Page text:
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I’ve been asked to contribute a series of articles on some of the details in digital audio – something I think can always do with some clarification. I’d like to start with a look at the early days of digital audio, then to other questions about current technology and its applications. There are some simplifications, and lack of jargon here, and I hope the content is helpful.
For this article, I’d like to talk about the early days of analog to digital conversion for Compact Disc, sometimes known as B.O. or “Before Oversampling,” where complex analog filters were combined with converter systems re-purposed from medical or other industries.
There were few converters made just for audio at the time.
This doesn’t mean that good A/D converters weren’t available. After all, industry had turned to digital long ago – and for applications far more sensitive than audio. But in the early 1980’s it was still a challenge to integrate the elements in an audibly transparent way. And cost was always a factor, even in professional gear.
Some Background and The Basics
Before sampling, the audio must always be filtered to remove frequencies greater than half the sampling rate. For Compact Disc, this means 20kHz must pass unaffected, yet 22kHz is excluded completely! To do this requires complicated analog filters with a poor phase-response owing to their extreme cutoff rates. Even the best examples were far from optimum, and many factors made the proper response essentially impossible to achieve.
Many of the original analog to digital converters for CD used the Successive Approximation technique. This is where you just take a guess (“maybe it’s halfway up”) at the input level, then play a “too high, too low” game until you settle on a value that matches the input. Sounds crazy I know, but it works…
Because the conversion relies on looking repeatedly at the sample and comparing it with the latest guess, it’s necessary to hold the input steady. This stage is cleverly called the “Sample-and Hold” stage. But it’s quite the task to forget everything you knew about the last sample and then acquire the next in these circuits.
Sometimes we hear about the effects of “dielectric absorbsion” in capacitors for audio, and in general it’s not really much of a factor, but in the sample-and-hold it was a significant one. The sample-and-hold stage works by taking the sampled audio and “holding” it in a capacitor during the conversion interval. Even excellent quality capacitors may “absorb” a few percent of the signal when asked to go from fully charged to zero. An error of 2% might not sound like much, but CD is accurate to 0.002% if all is working correctly…
Before Oversampling, just that one little section, the sample-and-hold capacitor and its associated circuitry – only holding the signal for 20-some microseconds had all kinds of problems! And that was before trying to tell one signal level from 65,000 others, which is required of all 16 bit converters.
All combined, these errors made it essentially impossible to achieve the 16-bit capabilities of the Compact Disc at the time it was released. This doesn’t mean great sounds weren’t possible, but the real performance of the converters was not 16 actual bits of distortion, which is very low indeed. One particularly weak area was accuracy at low signal levels, where the signal distortion of the audio increased as the level of the music decreased. This was quite noticeable in some early converters as a loss of reverberation. This is also the complete opposite of analog recording, where the distortion grows with increasing signal level.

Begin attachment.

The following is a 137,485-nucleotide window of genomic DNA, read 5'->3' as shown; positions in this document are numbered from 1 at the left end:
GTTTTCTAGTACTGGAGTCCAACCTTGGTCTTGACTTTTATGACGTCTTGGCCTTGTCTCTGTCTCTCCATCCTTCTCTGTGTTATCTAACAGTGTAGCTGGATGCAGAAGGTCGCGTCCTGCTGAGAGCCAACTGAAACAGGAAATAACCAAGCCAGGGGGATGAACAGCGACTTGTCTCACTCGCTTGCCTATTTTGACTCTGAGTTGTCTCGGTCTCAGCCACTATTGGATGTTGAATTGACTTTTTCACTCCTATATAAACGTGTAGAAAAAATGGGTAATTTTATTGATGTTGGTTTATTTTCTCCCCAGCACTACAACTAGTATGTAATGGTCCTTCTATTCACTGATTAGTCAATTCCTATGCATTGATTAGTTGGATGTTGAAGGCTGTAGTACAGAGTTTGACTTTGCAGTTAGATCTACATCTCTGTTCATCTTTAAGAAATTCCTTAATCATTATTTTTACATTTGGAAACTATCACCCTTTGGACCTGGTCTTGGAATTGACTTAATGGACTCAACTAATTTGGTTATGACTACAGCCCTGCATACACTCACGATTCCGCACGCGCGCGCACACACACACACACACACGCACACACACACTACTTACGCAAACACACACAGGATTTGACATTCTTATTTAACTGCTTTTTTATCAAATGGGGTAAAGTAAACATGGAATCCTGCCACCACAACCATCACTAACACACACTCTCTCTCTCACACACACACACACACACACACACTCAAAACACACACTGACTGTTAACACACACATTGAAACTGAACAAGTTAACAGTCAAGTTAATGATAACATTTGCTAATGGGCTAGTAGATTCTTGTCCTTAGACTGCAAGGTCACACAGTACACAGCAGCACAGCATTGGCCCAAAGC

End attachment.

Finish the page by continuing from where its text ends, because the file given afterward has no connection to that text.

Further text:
Oversampling – Where Less Is More
Enter oversampling, where we sample with less bits, meaning more error, but make that error happen much more often! Paradoxically, the coarser signal – but at a very high rate – is ultimately more accurate than a greater number of slower bits.
The original CD sampling rate of forty-odd thousand times per second is raised to a dizzying several million times per second… But at only 1 to 6 bits accuracy!
But why oversample in the first place? The answer is accuracy. In our original 16 bit converters for CD, we needed to make each sample accurate to about 0.002%, roughly one part in 65,000, which is a very small amount of error. Converters with this level of performance either didn’t exist or were impossibly expensive. However, it’s easy to make a perfect 6 bit converter – after all, there are only 64 possible answers!
Oversampling works by spreading the inevitable distortion over a very wide frequency range, while starting with a very accurate low-bit converter. When this multi-megahertz signal is digitally filtered to the audio spectrum, the resulting audio is converted to very high accuracy – much more faithfully than any previous technology was capable of achieving.
Unlike before, because we are now sampling at megahertz speeds, instead of having to allow 20kHz and reject 22kHz, the filtering requirements are considerably relaxed. As a result, the phase response (all notes arrive at the same time) is now essentially perfect. That sample-and-hold capacitor we worried about earlier? At 6 MHz, its performance is now hardly a factor.
Thanks to oversampling analog to digital converters, by 1988 conversion accuracy at both high and low signal levels was excellent and 18 bit performance was common in professional recorders.
Next time we will talk about R/2R converters, Non-oversampling converters of today, marketing bits and some other popular misconceptions about digital audio.